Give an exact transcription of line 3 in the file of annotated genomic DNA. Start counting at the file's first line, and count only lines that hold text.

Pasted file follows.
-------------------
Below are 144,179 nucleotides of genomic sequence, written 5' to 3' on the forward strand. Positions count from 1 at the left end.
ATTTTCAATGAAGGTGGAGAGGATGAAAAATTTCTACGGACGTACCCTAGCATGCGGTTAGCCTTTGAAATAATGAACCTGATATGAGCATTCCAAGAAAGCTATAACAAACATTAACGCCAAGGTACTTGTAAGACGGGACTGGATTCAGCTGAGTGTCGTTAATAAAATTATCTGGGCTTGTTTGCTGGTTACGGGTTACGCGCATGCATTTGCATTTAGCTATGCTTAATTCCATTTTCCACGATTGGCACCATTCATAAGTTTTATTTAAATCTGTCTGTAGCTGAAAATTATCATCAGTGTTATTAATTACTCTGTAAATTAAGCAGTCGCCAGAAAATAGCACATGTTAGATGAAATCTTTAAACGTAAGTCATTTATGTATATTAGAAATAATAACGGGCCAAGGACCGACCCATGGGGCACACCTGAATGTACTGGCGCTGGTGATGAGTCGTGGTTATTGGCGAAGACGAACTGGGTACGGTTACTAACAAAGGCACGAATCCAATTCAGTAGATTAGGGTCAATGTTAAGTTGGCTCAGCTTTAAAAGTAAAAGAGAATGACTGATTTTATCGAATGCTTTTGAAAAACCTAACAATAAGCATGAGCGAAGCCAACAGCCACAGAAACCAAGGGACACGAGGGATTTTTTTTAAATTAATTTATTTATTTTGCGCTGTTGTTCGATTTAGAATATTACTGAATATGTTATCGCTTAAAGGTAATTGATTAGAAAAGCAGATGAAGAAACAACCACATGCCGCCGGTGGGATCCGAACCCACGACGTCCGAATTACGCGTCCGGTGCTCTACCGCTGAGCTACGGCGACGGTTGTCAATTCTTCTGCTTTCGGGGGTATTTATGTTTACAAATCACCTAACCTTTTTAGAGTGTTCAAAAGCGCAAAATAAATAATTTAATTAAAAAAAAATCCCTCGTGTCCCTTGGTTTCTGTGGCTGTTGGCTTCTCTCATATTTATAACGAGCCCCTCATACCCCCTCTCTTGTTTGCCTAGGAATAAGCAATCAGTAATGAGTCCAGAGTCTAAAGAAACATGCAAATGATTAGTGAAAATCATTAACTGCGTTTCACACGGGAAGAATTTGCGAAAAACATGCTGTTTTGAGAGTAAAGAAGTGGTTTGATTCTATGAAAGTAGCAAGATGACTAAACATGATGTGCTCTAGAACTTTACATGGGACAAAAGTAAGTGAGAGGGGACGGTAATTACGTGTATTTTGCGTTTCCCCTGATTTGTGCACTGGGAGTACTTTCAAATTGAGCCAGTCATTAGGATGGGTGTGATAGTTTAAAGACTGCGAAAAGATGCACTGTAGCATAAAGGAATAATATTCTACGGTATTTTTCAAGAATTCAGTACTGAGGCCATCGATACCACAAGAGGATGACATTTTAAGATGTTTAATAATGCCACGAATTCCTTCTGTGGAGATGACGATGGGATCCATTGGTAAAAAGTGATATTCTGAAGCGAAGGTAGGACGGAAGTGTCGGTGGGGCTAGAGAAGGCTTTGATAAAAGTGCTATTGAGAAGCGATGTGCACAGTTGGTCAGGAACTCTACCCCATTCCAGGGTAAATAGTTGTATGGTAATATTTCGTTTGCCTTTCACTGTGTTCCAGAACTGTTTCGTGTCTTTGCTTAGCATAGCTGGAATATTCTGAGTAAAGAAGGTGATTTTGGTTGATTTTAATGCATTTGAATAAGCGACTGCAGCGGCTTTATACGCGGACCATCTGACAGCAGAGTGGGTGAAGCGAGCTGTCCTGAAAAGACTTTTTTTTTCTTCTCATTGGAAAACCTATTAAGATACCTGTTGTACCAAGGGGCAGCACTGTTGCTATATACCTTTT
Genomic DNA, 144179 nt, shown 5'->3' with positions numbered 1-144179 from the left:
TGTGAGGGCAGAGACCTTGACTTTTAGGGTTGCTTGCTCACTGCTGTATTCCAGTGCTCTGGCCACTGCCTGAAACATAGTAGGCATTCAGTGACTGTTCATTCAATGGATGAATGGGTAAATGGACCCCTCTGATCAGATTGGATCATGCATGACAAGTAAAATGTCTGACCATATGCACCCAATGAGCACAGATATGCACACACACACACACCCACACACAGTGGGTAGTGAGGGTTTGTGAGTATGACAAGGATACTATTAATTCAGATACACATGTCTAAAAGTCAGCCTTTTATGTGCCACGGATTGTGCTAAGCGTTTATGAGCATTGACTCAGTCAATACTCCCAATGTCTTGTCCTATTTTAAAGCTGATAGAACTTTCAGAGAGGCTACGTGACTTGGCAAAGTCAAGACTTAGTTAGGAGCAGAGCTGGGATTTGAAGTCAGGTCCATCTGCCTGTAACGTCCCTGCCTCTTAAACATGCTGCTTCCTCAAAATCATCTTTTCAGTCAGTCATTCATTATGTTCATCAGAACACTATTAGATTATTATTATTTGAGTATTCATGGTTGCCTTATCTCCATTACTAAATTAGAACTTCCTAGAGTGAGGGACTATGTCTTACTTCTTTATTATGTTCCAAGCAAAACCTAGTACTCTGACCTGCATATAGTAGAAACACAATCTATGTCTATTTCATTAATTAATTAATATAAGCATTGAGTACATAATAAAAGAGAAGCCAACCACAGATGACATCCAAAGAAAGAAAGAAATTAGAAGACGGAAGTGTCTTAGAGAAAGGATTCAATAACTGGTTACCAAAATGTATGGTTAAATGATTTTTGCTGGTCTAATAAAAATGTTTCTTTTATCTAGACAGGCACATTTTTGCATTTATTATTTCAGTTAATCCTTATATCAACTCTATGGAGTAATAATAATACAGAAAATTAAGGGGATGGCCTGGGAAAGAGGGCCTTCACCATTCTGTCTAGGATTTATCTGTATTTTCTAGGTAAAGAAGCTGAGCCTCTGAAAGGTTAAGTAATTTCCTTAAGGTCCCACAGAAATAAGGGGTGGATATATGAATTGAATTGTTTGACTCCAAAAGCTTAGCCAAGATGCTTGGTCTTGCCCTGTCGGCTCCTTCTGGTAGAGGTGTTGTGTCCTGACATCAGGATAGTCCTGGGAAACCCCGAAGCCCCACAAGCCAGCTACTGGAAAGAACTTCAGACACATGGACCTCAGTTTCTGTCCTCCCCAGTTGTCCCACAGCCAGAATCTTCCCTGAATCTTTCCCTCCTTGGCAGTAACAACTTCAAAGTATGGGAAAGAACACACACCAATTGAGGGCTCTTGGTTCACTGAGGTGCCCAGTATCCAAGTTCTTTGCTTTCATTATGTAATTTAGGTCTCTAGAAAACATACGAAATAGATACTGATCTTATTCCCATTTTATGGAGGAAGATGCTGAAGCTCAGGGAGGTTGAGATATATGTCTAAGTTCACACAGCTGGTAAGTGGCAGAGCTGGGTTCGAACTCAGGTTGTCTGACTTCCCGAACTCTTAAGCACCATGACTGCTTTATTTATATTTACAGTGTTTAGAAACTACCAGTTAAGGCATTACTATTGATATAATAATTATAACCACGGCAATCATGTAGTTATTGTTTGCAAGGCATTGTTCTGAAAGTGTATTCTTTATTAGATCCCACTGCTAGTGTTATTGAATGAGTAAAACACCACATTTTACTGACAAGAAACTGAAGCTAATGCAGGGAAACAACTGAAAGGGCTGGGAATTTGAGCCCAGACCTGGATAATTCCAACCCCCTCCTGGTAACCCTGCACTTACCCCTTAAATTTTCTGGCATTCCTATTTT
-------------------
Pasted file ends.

Genomic DNA, 144179 nt, shown 5'->3' with positions numbered 1-144179 from the left: